The Visayas Avenue, in Quezon City, is a 2.6 kilometer stretch of road, which starts from Elliptical Road in the south, and ends at an intersection of Tandang Sora Avenue in the north. Constructed in the 1960s, the Visayas Avenue was named after one of the three island groups that make up the Philippines, and the other two roads, Luzon and Mindanao avenues, run almost parallel to the Visayas Avenue. The development of the Visayas Avenue was part of the Quezon City master plan as the new seat of the Philippine government, to house many of the government offices along the Elliptical Road and the other nearby roads. Presently, the southern portion of the Visayas Avenue is dominated by government offices, whereas the central and northern areas are filled with business establishments and restaurants.
Starting at the Elliptical Road is the Department of Agriculture’s Bureau of Soils and Water Management (BSWM) Office, at the southeast end of the Visayas Avenue. The BSWM started as the Division of the Soil and Fertilizers, in 1921, and was renamed to the Bureau of Soil Conservation in 1951. The bureau went through two more reorganizations, until it was finally named the BSWM in 1987, and moved to its new home in 1990.
Right across on the southwestern end of Visayas Avenue is the Department of Agriculture (DA) Bureau of Agricultural Research (BAR) office, which was first constructed in 1987. The DA was first established in 1898 as the Department of Agriculture and Manufacturing, the DA has gone through several reorganizations and renaming, until it was finally entitled as the Department of Agriculture, in 1987. The latest building in the compound is the Research and Development Management and Information Center (RDMIC), which was opened in 2004.
Right beside it is the DA Bureau of Agricultural Research compound is the DA’s Bureau of Plant Industry (BPI) compound, which was first opened in 1987. Established in 1930 in Manila, the move to Quezon City allowed the BPI’s different divisions to have their own office buildings within the compound, such as the National Pesticide Analytical Laboratory, Nationals Seed Quality Control Services, and the Bureau of Agricultural and Fisheries Product Standards (opened in 1998).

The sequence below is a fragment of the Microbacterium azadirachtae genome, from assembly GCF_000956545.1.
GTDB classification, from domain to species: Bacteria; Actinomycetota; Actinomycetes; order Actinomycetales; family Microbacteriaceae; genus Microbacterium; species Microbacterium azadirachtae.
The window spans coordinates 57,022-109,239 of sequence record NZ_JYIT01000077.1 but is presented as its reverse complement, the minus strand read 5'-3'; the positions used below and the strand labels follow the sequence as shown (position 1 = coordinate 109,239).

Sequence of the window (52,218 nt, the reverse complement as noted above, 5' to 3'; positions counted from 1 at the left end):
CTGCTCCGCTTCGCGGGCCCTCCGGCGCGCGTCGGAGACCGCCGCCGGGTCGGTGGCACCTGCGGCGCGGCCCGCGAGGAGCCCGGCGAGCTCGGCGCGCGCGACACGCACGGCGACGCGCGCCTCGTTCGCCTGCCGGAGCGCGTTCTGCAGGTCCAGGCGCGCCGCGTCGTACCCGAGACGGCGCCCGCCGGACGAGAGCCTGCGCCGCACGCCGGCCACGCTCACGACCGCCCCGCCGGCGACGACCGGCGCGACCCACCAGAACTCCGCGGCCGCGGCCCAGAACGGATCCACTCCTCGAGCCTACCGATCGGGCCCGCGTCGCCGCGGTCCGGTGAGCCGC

The next compound in the DA complex is the Bureau of Animal Industry (BAI), which was opened in 1978. Within the Philippine Animal Health Center / Animal Disease Diagnosis and Reference Laboratory (opened 1992), the Viral Vaccine Production Laboratory, the National Dairy Authority (founded 1995), the Philippine Fiber Industry Development Authority (established 2013), the Livestock Development Division, and the Fertilizer and Pesticide Authority (established 1973).One interesting feature about the GAI compound is that all the streets are names after domesticated animals.
In the heart of the Bureau of Animal Industry compound is an Art Deco sculpture of a woman standing beside a Carabao (Bubalus bubalis), looking nobly into the distance. This “Tribute to the Carabao” is a replica of one of the monuments that the Italian sculptor, Francesco Riccardo Monti, created for the Negros Occidental Provincial Capitol, between 1933 and 1935.And in 1938, after Secretary Eulogio “Amang” Adona Rodríguez Sr. (1883-1964) of the Department of Agriculture and Commerce saw the statues in Negros, he commissioned Monti to create a replica for the department’s office at the Agrifina Circle, in Manila. During the 1945 Battle of Manila, the department office was heavily damaged, while Monti’s sculpture surprisingly remained unscathed. And when the renamed Department of Agriculture and Natural Resources moved to its current location in Quezon City, in 1959, the sculpture was also transferred and tucked away into was would eventually become the BAI compound.